rescuing things (maybe the last time)

Robert J. Zydenbos zydenbos at BLR.VSNL.NET.IN
Thu Dec 4 10:26:20 UTC 1997

On Sun, 30 Nov 1997, Bijoy Misra wrote:

> Anyone thinking of so called "rescue" of documents
> from India or the subcontinent is utterly on
> the wrong track.  ....

> ...respect to a country's heritage and her people.

> I agree people have to get more serious to be protected against
> being "rescued".  I will do my bit.

"People" should be "protected against being rescued"? (Is this is new

> But on the point in question, the assumed guardianship of material
> on "rescue" missions should be abandoned.  One very easily sees
> the shallowness of such missions.

No, sorry, I don't see it. "Shallowness"? "Guardianship"?

"RESCUE - save or bring away from danger or harm" (Oxford Learner's
Pocket Dictionary, 1992). I do not think of this as a shallow matter.

> I agree that the conditions
> in the subcontinent are not the greatest, but it's reasonable
> to speculate that the material would survive longer than anything
> else on the planet.  Don't people agree?

That speculation is quite unwarranted. In other postings on this topic,
evidence of the contrary has been mentioned. You also seem inconsistent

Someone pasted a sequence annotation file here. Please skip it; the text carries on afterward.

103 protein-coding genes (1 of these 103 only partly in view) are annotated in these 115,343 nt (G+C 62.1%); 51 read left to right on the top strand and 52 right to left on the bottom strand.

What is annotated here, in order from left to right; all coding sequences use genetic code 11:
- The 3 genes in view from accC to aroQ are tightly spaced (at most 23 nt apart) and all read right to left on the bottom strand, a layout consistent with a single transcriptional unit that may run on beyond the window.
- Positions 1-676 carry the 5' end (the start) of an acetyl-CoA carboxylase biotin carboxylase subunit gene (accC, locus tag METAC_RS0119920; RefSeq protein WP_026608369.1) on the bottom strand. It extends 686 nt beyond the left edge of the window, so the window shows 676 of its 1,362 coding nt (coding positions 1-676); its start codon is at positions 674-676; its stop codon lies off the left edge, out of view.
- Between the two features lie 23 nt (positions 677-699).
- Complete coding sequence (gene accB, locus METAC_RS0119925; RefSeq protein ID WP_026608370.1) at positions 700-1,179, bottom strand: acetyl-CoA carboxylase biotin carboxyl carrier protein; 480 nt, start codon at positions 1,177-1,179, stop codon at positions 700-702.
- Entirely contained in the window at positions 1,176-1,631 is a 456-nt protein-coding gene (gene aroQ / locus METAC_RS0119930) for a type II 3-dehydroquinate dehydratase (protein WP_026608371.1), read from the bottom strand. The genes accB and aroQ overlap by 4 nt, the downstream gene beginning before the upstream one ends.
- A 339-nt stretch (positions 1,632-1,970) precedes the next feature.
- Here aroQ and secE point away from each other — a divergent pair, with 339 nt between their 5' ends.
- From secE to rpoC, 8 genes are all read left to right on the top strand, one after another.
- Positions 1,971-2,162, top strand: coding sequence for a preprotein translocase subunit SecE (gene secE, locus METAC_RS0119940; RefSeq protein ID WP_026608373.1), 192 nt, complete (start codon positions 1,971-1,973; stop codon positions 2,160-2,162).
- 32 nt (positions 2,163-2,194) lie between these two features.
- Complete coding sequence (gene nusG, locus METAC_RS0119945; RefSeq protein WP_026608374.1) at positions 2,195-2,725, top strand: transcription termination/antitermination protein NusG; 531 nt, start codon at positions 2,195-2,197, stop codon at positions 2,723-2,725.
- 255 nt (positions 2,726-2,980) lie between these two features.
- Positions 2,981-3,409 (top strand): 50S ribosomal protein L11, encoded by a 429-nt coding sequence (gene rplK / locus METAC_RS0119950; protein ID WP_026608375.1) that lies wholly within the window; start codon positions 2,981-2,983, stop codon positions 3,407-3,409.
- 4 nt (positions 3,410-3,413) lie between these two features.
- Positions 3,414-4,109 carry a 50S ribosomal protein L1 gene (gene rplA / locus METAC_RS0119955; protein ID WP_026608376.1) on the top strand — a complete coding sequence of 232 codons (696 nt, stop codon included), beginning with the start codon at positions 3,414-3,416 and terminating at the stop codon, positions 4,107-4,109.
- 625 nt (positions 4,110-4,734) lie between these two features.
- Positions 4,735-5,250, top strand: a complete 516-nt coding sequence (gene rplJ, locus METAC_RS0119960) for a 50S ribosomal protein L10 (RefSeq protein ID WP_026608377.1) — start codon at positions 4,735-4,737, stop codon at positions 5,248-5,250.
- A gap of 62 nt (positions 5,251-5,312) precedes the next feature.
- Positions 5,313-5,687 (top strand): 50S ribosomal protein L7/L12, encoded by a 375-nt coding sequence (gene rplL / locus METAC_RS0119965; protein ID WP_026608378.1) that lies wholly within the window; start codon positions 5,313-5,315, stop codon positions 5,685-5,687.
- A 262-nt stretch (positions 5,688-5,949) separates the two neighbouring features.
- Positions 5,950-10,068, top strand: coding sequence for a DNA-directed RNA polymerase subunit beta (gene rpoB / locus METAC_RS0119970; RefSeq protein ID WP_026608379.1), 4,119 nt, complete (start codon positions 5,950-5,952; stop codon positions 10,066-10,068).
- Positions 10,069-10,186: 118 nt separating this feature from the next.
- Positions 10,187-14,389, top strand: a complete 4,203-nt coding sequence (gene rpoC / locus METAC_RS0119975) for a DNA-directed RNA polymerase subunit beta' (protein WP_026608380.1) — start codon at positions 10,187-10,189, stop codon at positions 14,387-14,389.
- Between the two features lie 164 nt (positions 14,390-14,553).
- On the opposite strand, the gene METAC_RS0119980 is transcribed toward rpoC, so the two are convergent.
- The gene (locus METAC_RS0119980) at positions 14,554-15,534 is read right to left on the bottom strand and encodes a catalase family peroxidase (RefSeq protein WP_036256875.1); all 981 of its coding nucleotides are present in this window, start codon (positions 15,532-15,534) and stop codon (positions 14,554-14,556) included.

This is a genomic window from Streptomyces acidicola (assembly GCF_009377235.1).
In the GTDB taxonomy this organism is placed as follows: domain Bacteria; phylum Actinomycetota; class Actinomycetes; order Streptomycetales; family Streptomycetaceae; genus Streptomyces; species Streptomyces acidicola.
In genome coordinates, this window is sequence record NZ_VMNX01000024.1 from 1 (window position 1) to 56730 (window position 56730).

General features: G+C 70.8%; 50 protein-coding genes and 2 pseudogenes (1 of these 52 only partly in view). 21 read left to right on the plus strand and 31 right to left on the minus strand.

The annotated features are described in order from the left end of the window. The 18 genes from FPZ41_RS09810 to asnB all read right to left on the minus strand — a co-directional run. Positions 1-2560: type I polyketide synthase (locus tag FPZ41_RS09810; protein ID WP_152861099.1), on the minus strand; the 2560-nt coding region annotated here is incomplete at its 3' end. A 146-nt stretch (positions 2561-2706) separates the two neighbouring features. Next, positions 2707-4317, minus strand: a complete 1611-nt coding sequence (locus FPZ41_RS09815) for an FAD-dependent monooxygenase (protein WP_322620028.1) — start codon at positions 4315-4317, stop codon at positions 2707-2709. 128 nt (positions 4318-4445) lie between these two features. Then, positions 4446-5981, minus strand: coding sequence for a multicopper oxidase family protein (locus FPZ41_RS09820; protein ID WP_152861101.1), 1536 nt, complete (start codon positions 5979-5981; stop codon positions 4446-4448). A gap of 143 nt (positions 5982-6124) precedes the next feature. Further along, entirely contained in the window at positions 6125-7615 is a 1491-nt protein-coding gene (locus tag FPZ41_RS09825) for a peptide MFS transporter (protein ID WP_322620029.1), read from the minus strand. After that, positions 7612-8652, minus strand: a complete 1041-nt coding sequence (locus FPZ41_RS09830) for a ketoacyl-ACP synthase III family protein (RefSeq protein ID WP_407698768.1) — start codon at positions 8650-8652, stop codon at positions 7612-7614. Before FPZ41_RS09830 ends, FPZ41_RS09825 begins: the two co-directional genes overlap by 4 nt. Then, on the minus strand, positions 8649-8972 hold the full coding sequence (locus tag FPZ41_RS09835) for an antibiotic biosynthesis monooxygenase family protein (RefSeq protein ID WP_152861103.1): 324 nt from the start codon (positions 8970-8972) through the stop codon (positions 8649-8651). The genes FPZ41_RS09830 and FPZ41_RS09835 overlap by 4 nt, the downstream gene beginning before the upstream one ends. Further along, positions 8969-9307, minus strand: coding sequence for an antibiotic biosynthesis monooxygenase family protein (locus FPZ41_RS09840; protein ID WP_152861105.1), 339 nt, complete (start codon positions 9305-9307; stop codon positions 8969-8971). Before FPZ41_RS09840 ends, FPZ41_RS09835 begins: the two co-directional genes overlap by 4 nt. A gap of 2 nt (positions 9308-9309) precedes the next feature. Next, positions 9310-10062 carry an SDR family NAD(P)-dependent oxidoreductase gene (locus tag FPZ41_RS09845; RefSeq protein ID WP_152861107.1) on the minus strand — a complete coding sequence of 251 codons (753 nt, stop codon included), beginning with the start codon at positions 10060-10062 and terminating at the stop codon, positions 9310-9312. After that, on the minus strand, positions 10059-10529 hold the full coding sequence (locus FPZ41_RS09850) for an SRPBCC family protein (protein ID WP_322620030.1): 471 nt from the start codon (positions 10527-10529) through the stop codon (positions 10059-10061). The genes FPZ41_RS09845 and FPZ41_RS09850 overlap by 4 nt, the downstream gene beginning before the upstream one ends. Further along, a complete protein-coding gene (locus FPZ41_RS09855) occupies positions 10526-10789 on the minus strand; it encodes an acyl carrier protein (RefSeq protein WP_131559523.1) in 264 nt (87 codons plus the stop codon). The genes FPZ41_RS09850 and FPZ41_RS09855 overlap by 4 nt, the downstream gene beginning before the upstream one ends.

in arguing "shallowness" while at the same time you propose to do
something in this direction yourself.

Forgive me if I have difficulties in following your train of thought.
There is also the mention of "ethics" in an earlier posting of yours,
and perhaps a clarification is in place here. Does your last quote above
indicate that you find it more "ethical" and more respectful towards
India's heritage that the international scholarly community does nothing
to help stop the loss of historical materials? (Mind you, we are speaking
about materials unlike your stars and planets and other things far away,
of which there are innumerable specimens anyway.) If you think that all
this is maya and will ultimately merge in some nirguna brahman anyway,
just go ahead and believe that; but I do believe that you should allow
others, both in and outside the subcontinent, who (unlike you) are
committed to these studies, the liberty to believe and act otherwise.

Most fortunately, the IGNCA, the DFG, the Nepali government and, I
dare say, the overwhelming majority of academics committed to the
study of Indian culture do not agree with you -- for the simple reason
that if the materials are no longer in existence, a good deal of the
cultural heritage, and all research, stop there. Anyhow: evidently, and
fortunately, what you think about this issue does not really matter,
because the work is continuing anyway.


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